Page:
Google cuts deals to open up state websites

Thanks to an agreement with Google, Virginia's 95 agencies will expose their databases to the search engine, making them widely accessible to the public, The Washington Post reports. Google will announce similar deals with California, Arizona and Utah.

Thanks to an agreement with Google, Virginia's 95 agencies will expose their databases to the search engine, making them widely accessible to the public, The Washington Post reports. Google will announce similar deals with California, Arizona and Utah.

"These are difficult databases to access," said Aneesh Chopra, the Virginia secretary of technology. "They don't have any of the search features and functionality you might find at Google." Chopra said the top priority of the state's strategic plan for information technology, which was adopted last year, is increased access to government information.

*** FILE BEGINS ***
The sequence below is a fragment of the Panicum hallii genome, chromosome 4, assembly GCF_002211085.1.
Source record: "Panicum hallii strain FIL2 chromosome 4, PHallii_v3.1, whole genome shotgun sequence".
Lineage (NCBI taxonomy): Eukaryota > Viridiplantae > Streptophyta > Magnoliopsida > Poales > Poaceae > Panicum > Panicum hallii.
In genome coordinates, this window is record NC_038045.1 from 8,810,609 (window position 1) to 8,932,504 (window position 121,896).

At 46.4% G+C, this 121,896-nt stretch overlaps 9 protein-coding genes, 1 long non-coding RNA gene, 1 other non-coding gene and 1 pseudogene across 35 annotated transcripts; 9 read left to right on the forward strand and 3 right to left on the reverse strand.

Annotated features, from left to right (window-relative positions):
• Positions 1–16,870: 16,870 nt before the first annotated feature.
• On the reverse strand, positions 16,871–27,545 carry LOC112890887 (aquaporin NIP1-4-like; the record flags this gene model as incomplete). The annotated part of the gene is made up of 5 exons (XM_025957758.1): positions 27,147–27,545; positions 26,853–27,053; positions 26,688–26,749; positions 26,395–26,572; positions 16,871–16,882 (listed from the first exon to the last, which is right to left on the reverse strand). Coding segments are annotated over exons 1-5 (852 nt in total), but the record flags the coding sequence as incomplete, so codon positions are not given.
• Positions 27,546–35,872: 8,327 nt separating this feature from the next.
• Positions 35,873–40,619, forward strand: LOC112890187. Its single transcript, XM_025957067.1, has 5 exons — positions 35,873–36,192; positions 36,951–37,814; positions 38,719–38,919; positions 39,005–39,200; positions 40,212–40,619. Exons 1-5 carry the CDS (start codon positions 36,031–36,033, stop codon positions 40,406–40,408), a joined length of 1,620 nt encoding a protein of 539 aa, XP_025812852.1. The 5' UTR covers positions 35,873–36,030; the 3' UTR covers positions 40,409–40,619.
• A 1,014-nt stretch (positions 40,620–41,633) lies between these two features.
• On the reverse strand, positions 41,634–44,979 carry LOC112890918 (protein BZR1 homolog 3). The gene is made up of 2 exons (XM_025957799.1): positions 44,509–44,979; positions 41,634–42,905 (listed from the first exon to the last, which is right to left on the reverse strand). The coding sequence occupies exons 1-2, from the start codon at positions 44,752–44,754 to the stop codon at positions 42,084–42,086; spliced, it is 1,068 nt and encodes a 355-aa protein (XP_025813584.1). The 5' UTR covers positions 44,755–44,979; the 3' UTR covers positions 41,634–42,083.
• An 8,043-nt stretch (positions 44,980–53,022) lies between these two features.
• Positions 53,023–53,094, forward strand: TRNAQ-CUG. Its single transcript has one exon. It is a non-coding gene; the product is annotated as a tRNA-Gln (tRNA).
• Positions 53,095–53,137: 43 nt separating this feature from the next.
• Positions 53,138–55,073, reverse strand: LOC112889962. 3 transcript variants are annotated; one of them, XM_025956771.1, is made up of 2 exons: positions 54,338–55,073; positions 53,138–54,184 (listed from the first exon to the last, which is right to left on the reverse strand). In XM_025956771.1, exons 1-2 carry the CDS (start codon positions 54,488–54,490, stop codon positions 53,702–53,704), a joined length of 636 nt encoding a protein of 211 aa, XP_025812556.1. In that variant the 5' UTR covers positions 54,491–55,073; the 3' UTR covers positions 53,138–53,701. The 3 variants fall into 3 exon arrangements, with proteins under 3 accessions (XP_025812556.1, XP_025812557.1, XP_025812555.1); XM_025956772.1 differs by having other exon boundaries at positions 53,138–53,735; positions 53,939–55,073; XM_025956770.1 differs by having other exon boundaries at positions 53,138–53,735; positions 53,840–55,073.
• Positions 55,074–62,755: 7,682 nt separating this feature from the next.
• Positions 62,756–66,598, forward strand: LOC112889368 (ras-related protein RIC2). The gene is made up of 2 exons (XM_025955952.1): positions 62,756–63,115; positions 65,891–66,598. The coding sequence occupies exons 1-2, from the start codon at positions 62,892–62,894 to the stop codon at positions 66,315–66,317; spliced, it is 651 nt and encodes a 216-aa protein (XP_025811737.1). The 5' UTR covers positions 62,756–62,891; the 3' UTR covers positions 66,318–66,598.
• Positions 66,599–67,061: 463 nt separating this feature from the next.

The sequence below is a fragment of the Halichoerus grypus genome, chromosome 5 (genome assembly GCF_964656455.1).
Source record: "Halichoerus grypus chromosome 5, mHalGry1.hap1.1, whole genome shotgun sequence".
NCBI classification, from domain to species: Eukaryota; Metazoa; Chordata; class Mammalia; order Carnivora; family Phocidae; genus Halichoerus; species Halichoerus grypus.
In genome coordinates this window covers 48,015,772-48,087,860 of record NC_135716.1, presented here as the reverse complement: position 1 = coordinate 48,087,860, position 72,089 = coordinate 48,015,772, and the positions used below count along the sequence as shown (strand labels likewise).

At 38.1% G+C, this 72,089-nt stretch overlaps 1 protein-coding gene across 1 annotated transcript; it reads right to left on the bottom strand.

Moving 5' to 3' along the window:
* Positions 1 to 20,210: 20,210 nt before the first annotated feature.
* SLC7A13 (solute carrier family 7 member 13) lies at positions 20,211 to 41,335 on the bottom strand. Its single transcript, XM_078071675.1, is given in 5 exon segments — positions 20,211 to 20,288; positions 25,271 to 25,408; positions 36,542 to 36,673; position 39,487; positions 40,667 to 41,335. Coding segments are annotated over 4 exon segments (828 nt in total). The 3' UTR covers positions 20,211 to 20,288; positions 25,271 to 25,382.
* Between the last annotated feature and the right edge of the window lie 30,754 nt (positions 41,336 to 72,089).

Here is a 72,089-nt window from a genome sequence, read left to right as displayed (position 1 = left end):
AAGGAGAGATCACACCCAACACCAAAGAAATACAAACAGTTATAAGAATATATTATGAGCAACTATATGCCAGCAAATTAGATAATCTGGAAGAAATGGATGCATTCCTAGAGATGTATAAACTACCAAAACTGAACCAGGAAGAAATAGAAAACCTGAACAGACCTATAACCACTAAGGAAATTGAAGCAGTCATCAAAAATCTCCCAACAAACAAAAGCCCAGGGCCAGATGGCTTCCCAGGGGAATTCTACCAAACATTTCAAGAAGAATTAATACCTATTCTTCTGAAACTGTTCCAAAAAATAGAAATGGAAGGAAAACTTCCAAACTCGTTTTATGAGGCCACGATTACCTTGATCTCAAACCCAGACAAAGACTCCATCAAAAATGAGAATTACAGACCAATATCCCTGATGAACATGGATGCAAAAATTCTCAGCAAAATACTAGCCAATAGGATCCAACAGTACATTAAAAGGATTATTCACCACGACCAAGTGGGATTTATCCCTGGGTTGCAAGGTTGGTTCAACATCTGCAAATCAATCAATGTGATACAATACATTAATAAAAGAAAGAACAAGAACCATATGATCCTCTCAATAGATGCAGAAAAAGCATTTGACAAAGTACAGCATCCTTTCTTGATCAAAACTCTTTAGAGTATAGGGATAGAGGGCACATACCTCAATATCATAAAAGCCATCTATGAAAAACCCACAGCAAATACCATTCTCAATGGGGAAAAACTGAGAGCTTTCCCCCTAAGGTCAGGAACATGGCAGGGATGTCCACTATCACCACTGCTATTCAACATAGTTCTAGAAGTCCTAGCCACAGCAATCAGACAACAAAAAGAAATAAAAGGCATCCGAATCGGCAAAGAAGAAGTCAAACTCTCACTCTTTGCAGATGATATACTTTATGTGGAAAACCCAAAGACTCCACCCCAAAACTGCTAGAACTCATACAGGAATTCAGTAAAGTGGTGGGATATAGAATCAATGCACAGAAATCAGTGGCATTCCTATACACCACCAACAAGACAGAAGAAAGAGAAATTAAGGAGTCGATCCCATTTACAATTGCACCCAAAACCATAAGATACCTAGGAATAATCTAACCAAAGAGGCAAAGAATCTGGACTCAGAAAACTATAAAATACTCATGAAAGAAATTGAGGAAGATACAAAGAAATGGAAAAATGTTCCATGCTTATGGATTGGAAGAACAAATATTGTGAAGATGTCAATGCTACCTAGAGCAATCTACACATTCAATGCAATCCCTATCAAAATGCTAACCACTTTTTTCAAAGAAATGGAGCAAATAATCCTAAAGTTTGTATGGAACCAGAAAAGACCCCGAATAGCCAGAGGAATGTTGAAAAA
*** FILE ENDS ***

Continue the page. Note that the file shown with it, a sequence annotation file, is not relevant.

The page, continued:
Google will also be able to connect information available in the different databases, the Post said. For instance, a users searching a Mecicaid site would not only get that site's information about a specific doctor but also complaints lodged against the doctor from a different agency's database.

Google spokesman J.L. Needham said the company's research found that as many as 80 percent of people who visit government Web sites get there through search engines. It also found that most Web managers at government agencies focus primarily on Web site design and search within their specific sites.

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